NINLARO® (ixazomib) is indicated in combination with lenalidomide and dexamethasone for the treatment of patients with multiple myeloma who have received at least one prior therapy.
Warnings and Precautions
- Warnings and Precautions associated with NINLARO® (ixazomib) include thrombocytopenia, gastrointestinal toxicities, peripheral neuropathy, peripheral edema, cutaneous reactions, hepatotoxicity, and embryo-fetal toxicity
- For additional details about these Warnings and Precautions, see the Important Safety Information below.
Nonhematologic adverse reactions
- Grade 3, NINLARO regimen vs placebo regimen, respectively: upper respiratory tract infection (<1% vs <1%), peripheral neuropathies† (2% vs 2%), diarrhea (6% vs 2%), constipation (<1% vs <1%), nausea (2% vs 0%), vomiting (1% vs <1%), rash† (3% vs 1%), back pain (<1% vs 3%), peripheral edema (2% vs 1%)
- Grade 4: ARs reported in the predefined subset were 0% in the NINLARO and placebo regimens
- *The NINLARO regimen included NINLARO+lenalidomide+dexamethasone. The placebo regimen included placebo+lenalidomide+dexamethasone.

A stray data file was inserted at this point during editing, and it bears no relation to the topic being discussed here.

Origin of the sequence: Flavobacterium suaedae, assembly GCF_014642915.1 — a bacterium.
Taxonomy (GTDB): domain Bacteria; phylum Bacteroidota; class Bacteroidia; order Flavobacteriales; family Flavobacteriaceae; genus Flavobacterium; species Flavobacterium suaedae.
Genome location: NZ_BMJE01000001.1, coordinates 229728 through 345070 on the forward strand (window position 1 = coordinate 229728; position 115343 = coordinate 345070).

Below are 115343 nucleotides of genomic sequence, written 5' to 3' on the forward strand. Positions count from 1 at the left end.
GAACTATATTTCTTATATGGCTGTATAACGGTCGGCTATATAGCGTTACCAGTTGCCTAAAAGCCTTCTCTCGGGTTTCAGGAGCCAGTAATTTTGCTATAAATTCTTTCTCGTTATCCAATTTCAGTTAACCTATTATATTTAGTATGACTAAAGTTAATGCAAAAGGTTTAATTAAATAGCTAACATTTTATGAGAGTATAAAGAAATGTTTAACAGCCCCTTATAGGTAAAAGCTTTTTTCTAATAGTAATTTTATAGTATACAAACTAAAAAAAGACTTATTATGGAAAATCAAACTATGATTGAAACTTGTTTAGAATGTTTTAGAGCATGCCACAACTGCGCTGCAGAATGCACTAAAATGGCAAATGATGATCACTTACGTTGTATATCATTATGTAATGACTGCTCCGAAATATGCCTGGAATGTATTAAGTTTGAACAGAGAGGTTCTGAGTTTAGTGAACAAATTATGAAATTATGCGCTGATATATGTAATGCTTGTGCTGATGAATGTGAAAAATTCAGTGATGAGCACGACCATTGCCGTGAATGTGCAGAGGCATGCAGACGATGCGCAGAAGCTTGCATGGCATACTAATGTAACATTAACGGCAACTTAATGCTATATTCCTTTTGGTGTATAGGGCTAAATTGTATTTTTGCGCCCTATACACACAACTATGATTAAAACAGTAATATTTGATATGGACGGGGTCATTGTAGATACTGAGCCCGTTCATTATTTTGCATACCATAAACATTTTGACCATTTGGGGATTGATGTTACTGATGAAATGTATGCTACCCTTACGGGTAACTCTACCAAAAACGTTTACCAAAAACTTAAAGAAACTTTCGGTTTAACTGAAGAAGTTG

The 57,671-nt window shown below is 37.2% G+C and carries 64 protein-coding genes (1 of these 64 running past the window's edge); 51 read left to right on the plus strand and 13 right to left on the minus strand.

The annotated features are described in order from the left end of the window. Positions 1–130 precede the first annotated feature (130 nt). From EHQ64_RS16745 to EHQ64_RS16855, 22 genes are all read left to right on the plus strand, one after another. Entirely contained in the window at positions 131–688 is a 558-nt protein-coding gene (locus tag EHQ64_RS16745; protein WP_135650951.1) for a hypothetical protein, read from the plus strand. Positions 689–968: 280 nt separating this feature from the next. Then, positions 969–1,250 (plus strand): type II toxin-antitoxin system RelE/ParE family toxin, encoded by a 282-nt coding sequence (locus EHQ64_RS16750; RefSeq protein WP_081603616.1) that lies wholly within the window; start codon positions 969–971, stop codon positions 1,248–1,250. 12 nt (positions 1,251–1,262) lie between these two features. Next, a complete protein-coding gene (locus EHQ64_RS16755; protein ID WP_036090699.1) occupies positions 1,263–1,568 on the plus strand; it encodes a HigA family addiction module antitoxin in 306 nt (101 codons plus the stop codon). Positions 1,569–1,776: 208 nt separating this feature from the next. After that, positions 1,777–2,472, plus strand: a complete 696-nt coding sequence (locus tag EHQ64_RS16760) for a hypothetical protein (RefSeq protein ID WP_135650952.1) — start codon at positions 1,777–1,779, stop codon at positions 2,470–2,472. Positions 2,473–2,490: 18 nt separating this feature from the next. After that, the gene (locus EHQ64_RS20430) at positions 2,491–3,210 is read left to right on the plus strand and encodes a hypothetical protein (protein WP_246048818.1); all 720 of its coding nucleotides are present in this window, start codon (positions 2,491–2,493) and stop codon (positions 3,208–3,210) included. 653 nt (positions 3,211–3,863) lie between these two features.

- †Represents a pooling of preferred terms.
- Serious ARs reported in ≥2% of patients included thrombocytopenia (2%) and diarrhea (2%)
Additional safety information
- Incidence of eye disorders in the NINLARO and placebo regimens: all grades, 26% vs 16%, respectively; grade 3, 2% vs 1%, respectively
- NINLARO did not prolong the QTc interval at clinically relevant exposures
- The majority of peripheral neuropathy ARs were grade 1 (18% vs 14%, respectively)
- ARs=adverse reactions.
Thrombocytopenia associated with the NINLARO regimen followed a cyclical pattern and typically recovered to baseline by the start of the next cycle
- Rates of platelet transfusions were 6% and 5%, respectively
- Discontinuations due to thrombocytopenia were <1% and 2%, respectively
The NINLARO® (ixazomib) regimen represented a sustainable treatment for patients
of patients continued at the starting dose of NINLARO without dose reduction.6